How Dominicans of Haitian Descent Are Paying for Their Ancestry
“Soy dominicano y tengo derecho!”
This is the call that has echoed throughout Santo Domingo, the capital of the Dominican Republic, where tens of thousands of Dominicans of Haitian descent have protested a move to drop their citizenship: “I am Dominican, and I have rights.”
Following a 2013 high court decision, the Dominican government revoked the citizenship of thousands of Dominicans of Haitian descent born in the country after 1929. The decision impacted people who were born in the country and built their entire lives there simply because of their ancestry. The complicated history of violence, racism, and labor demand between Haiti and the Dominican Republic—two countries that share one island—was the backdrop for the court’s controversial ruling, which left thousands stateless and in fear of deportation to the other side of the island.
So, Why Should You Care? While Haitians work to recover from a devastating 2010 earthquake that is estimated to have killed 220,000, Dominicans of Haitian descent have been cut off from public resources ranging from education to health care, according to a report released Wednesday by Human Rights Watch. While the Dominican government attempted to put a naturalization process into place to assist the many people who wanted to regain full citizenship, experts say the registration system is inadequate and has left many in limbo.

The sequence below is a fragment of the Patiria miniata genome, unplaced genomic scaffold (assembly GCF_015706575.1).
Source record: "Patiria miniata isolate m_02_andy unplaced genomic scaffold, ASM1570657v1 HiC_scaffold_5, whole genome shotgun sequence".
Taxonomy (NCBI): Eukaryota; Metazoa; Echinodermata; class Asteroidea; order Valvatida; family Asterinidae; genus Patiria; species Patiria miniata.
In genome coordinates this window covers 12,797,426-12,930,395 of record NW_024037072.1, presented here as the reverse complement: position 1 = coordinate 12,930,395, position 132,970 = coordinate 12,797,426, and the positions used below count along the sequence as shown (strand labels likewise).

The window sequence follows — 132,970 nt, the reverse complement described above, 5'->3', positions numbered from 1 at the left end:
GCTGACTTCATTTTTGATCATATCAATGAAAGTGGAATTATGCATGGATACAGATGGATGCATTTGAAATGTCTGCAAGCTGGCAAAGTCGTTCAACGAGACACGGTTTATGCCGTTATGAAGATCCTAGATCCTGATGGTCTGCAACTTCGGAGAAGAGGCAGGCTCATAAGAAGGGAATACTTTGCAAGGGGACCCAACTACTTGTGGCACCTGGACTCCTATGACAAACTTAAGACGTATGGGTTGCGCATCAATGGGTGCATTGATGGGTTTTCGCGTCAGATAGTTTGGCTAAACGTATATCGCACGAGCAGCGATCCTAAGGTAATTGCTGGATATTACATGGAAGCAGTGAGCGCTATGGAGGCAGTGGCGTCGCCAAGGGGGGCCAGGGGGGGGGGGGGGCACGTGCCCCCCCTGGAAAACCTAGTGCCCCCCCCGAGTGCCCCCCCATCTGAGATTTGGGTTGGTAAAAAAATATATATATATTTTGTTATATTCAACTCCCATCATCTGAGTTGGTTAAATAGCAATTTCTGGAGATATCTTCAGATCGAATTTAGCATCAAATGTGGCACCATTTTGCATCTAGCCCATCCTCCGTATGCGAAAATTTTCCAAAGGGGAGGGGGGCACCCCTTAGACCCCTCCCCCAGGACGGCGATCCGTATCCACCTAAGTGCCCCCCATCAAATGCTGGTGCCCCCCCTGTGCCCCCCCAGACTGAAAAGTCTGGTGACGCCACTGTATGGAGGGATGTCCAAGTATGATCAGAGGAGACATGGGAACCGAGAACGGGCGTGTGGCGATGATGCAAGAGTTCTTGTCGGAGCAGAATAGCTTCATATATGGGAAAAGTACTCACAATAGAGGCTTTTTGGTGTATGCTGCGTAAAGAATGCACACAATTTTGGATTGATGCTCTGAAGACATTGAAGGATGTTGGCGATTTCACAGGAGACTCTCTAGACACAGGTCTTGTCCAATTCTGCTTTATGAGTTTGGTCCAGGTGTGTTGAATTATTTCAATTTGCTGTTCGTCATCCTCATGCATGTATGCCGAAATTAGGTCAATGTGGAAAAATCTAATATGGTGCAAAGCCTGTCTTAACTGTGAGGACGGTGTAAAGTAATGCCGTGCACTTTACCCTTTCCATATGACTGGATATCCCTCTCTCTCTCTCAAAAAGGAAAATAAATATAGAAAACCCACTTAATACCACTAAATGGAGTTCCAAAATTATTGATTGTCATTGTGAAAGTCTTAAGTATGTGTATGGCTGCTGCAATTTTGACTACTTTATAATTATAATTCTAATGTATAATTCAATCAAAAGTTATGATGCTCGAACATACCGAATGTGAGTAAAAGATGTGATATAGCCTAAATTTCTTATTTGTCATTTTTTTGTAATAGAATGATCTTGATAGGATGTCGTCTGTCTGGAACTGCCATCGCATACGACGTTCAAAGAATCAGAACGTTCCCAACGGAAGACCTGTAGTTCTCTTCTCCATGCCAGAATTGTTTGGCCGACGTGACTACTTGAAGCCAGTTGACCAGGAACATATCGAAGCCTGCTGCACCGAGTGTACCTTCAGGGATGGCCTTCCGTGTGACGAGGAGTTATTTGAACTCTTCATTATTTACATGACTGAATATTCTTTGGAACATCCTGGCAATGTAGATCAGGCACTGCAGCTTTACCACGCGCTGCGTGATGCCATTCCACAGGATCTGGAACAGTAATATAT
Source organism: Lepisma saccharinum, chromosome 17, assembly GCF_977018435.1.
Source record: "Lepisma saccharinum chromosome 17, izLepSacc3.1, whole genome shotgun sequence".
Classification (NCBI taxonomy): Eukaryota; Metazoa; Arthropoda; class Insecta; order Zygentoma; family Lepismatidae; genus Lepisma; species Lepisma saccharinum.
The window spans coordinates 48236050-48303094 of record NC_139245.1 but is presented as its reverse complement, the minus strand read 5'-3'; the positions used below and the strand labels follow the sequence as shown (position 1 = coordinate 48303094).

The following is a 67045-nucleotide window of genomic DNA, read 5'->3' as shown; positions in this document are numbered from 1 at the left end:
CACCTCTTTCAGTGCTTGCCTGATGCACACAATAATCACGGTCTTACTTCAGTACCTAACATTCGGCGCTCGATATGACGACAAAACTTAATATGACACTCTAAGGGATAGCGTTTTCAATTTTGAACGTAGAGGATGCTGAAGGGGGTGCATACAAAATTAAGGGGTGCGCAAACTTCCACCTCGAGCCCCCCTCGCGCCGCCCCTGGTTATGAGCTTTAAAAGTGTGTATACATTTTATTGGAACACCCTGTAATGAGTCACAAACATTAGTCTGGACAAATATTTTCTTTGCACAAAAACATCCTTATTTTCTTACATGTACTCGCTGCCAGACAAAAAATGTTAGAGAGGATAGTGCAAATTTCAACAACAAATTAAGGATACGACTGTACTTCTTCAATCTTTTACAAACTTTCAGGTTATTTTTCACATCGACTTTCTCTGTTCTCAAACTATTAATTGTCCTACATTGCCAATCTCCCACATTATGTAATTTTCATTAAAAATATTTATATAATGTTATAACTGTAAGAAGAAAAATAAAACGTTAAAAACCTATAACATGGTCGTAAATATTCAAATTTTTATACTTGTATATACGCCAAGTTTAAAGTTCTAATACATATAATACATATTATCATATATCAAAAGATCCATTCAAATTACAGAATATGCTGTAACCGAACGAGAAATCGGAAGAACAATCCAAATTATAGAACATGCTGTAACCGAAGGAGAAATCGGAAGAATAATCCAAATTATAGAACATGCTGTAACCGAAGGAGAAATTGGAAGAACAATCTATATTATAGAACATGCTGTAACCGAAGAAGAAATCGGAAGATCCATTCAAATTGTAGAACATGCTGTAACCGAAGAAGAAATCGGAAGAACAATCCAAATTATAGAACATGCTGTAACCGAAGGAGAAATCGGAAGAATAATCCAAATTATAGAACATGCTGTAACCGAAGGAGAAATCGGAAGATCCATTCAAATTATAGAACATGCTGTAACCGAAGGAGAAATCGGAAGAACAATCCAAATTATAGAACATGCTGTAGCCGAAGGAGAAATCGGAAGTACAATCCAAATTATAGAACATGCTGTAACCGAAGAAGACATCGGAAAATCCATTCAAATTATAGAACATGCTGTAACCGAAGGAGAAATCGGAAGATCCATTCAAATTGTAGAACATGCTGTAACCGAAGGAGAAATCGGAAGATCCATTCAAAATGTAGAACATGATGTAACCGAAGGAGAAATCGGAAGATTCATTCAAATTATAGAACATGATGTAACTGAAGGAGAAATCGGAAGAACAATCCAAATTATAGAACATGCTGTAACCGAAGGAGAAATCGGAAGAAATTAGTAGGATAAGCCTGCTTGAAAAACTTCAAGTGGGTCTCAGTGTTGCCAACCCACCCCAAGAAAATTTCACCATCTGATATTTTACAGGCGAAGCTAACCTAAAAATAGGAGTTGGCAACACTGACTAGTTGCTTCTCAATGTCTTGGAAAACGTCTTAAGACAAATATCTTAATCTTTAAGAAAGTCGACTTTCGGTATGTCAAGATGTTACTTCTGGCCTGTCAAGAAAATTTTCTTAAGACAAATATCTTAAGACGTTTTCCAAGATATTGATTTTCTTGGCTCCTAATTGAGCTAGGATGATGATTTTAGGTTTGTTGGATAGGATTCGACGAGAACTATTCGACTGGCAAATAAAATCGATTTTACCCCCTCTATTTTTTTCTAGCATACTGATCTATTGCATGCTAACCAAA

Now, those who have fallen through the cracks are at risk of being deported to Haiti in August, when the next deportation deadline arrives.
The problem has hit children born in the Dominican Republic to Haitian parents especially hard. Haitian nationals who have emigrated must get identification from the dysfunctional bureaucracy of the Haitian consulate before they can help their children register for Dominican citizenship.
The report tells the story of siblings Ana Iris, 16, and Luis Mario, 11. Their mother, Maria, was unable to get proper documentation to demonstrate her citizenship during the haphazard 180-day registration period. Because Maria wasn’t able to obtain an ID card within that time, Ana Iris and Luis Mario were permanently banned from applying for their own Dominican documentation, according to Human Rights Watch, and their school has told them they aren’t allowed to return.